Wellness

Yes, Low-Impact Eating Is Now A Thing

A shift toward educated eating has seen even committed carnivores consider meat-free or meat-less diets. Now, science is truly taking the trend next level.

By Jessica Parry

Wellness

A shift toward educated eating has seen even committed carnivores consider meat-free or meat-less diets. Now, science is truly taking the trend next level.

By Jessica Parry

It used to be the province of fringe dwellers, outsiders and extremists. Vegans were left off dinner party guest lists and excluded from barbecues, the menu omissions too complex for even the most diligent host. Not anymore. Vegan is now so firmly entrenched in the vernacular that it rarely raises an eyebrow in restaurants, supermarkets, in fact, anywhere.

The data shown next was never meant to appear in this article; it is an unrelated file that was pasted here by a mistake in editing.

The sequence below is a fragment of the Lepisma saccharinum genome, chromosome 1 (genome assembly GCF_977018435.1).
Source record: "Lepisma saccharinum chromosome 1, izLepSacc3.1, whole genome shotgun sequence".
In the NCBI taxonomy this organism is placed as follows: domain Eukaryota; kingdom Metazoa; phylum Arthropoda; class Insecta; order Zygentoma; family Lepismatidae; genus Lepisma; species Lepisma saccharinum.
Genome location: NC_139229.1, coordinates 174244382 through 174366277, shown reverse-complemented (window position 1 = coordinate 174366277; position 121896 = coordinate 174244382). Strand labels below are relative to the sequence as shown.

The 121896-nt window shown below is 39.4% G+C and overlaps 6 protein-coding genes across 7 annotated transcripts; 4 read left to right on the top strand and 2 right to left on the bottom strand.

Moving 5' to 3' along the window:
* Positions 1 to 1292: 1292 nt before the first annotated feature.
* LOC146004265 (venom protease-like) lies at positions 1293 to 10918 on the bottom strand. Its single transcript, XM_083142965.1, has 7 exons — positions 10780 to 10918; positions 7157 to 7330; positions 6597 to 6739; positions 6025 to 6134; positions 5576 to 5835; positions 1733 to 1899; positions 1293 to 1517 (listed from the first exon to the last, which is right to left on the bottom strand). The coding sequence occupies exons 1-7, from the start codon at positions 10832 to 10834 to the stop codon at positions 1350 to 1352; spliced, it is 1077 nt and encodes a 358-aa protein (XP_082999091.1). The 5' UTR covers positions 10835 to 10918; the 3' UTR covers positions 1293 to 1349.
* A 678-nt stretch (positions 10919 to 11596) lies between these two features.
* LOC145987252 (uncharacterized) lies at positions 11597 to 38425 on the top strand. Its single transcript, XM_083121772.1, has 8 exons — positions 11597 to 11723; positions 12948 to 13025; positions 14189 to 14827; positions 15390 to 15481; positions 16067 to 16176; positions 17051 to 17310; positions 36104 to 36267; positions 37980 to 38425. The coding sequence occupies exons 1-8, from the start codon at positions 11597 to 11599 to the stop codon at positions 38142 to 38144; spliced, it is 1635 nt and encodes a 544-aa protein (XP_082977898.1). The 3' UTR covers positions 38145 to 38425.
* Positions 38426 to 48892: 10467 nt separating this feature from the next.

The trend – defined as someone who doesn’t eat or wear animal products – has moved from minority status to (almost) mainstream, with New York City restaurant consultancy Baum + Whiteman calling “plant-based” the food trend of 2018. Grubhub, the top food delivery marketplace in the US, reported a 19 per cent increase in users ordering vegan food in the first half of 2017, compared to the same period a year before. A Global Data report showed a startling 600 per cent increase in Americans identifying as vegan, now up to six per cent of the population. The United Kingdom has seen a 350 per cent increase and Australia, 300 per cent, making it the third fastest growing market in the world.

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